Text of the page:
That’s a connection, Patrick seems to imply, that Buttigieg — a Rhodes scholar and the son of a linguist and a Notre Dame English professor — can’t make.
“I’m placing my faith in the people who feel left out and left back, who just want a fair shot at a better future,” says Patrick — a future “not built,” as he adds in what feels like a shot at his rival, “by somebody better than you, not built for you, but built with you.”
Of course, there are other black candidates in the race. But Sens. Cory Booker of New Jersey and Kamala Harris of California have both tried to dent Biden’s sizable lead among black voters, and so far both have failed. Patrick is not the first black candidate to run on moderation and unity, either. (His pal Barack Obama used that approach in 2008, with some success.)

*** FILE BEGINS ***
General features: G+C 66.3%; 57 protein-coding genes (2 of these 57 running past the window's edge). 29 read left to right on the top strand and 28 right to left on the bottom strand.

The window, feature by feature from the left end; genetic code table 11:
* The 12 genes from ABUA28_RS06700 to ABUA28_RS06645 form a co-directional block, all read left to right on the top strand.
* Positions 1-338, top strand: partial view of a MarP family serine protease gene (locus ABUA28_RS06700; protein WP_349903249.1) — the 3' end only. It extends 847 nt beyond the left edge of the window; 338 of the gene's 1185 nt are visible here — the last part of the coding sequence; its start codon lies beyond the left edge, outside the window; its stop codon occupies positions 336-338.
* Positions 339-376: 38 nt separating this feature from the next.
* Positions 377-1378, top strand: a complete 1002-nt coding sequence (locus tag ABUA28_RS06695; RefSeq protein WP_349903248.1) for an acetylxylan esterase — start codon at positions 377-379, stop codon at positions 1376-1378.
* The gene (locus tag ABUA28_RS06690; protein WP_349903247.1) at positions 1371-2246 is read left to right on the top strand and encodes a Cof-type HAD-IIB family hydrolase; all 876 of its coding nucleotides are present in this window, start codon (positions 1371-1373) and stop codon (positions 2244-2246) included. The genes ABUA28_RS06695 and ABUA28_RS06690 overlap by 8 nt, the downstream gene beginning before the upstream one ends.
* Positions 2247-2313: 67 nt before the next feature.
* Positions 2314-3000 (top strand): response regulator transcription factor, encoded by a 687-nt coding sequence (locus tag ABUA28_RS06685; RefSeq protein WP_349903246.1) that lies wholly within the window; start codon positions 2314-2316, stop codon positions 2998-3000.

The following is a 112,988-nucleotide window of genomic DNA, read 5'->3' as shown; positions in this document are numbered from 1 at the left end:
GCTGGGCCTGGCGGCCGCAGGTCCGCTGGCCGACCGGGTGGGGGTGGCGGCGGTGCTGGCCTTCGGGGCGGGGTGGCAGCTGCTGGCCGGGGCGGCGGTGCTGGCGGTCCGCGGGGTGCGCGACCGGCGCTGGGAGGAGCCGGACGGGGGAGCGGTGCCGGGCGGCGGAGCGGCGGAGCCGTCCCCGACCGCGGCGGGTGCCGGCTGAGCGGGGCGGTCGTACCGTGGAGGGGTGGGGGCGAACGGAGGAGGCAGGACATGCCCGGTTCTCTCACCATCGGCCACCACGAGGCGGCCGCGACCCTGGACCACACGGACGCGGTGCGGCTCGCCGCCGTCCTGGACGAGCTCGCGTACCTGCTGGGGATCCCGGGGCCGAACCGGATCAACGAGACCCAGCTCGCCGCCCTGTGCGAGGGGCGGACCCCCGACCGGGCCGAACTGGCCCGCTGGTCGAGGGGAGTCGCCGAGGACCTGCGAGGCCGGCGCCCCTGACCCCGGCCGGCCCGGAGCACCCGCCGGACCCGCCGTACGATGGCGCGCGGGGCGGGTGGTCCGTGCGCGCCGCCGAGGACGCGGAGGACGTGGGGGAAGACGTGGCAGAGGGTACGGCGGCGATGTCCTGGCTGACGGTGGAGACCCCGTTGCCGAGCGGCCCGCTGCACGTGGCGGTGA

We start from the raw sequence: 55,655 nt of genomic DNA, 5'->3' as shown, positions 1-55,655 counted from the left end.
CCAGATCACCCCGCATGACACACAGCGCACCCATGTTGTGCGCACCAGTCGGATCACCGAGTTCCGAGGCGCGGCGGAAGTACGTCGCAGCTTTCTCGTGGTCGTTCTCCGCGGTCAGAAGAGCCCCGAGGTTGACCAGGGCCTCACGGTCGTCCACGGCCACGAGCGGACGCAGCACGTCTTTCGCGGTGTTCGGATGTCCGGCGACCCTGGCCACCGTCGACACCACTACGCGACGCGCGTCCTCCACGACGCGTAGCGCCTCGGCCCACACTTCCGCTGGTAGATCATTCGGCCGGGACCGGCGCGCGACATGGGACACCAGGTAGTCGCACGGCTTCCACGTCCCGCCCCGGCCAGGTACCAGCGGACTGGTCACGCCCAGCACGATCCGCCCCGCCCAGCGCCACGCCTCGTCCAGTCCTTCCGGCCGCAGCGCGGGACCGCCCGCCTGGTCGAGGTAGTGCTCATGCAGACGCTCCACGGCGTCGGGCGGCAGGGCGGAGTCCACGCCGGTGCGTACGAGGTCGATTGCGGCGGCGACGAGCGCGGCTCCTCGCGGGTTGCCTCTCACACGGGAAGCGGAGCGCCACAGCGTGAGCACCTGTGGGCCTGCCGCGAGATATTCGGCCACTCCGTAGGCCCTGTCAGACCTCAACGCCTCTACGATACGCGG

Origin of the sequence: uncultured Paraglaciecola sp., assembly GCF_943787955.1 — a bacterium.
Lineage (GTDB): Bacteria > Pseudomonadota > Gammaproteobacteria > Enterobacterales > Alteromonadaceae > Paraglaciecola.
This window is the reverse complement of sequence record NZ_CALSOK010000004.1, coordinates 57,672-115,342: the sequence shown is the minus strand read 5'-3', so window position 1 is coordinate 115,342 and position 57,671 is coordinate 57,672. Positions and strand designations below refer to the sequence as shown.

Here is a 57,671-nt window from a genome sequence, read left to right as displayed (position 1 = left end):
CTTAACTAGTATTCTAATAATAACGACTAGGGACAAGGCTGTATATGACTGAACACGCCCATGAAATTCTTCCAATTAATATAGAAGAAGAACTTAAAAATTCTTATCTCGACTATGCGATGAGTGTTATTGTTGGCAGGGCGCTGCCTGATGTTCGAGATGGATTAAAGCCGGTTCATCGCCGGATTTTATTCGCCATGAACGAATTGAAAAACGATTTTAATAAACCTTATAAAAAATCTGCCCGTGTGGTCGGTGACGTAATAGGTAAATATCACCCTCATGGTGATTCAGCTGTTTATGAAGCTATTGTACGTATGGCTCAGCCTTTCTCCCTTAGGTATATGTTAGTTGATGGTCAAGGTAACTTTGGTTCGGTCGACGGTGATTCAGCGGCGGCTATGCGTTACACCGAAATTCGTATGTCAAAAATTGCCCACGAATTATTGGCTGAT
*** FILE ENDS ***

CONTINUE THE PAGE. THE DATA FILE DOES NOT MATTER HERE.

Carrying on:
But by adopting a message that seems to be clicking right now — rather than parroting Booker’s “radical love” or Harris’s emphasis on “justice” — Patrick is trying to fast-track his way to a winning coalition. On the one hand, poach some Buttigieg backers who may eventually come to see the 37-year-old gay mayor of Indiana’s fourth-largest city as less electable than he claims; on the other, pick up some black voters who are unenthusiastic about Biden but wary of Buttigieg.
Going forward, Patrick faces huge hurdles. No presidential candidate in recent history has won the nomination after entering the contest this late. He’s already missed the deadline to file for the Arkansas and Alabama primaries. It will be near impossible for him to organize in time for Iowa. And qualifying for the debates will be a challenge.
But if Patrick takes off in his neighboring state of New Hampshire, and then in the largely black state of South Carolina, and then nationally — a very big if, but the one he’s banking on — his “Buttigieg with black support” strategy will deserve the credit.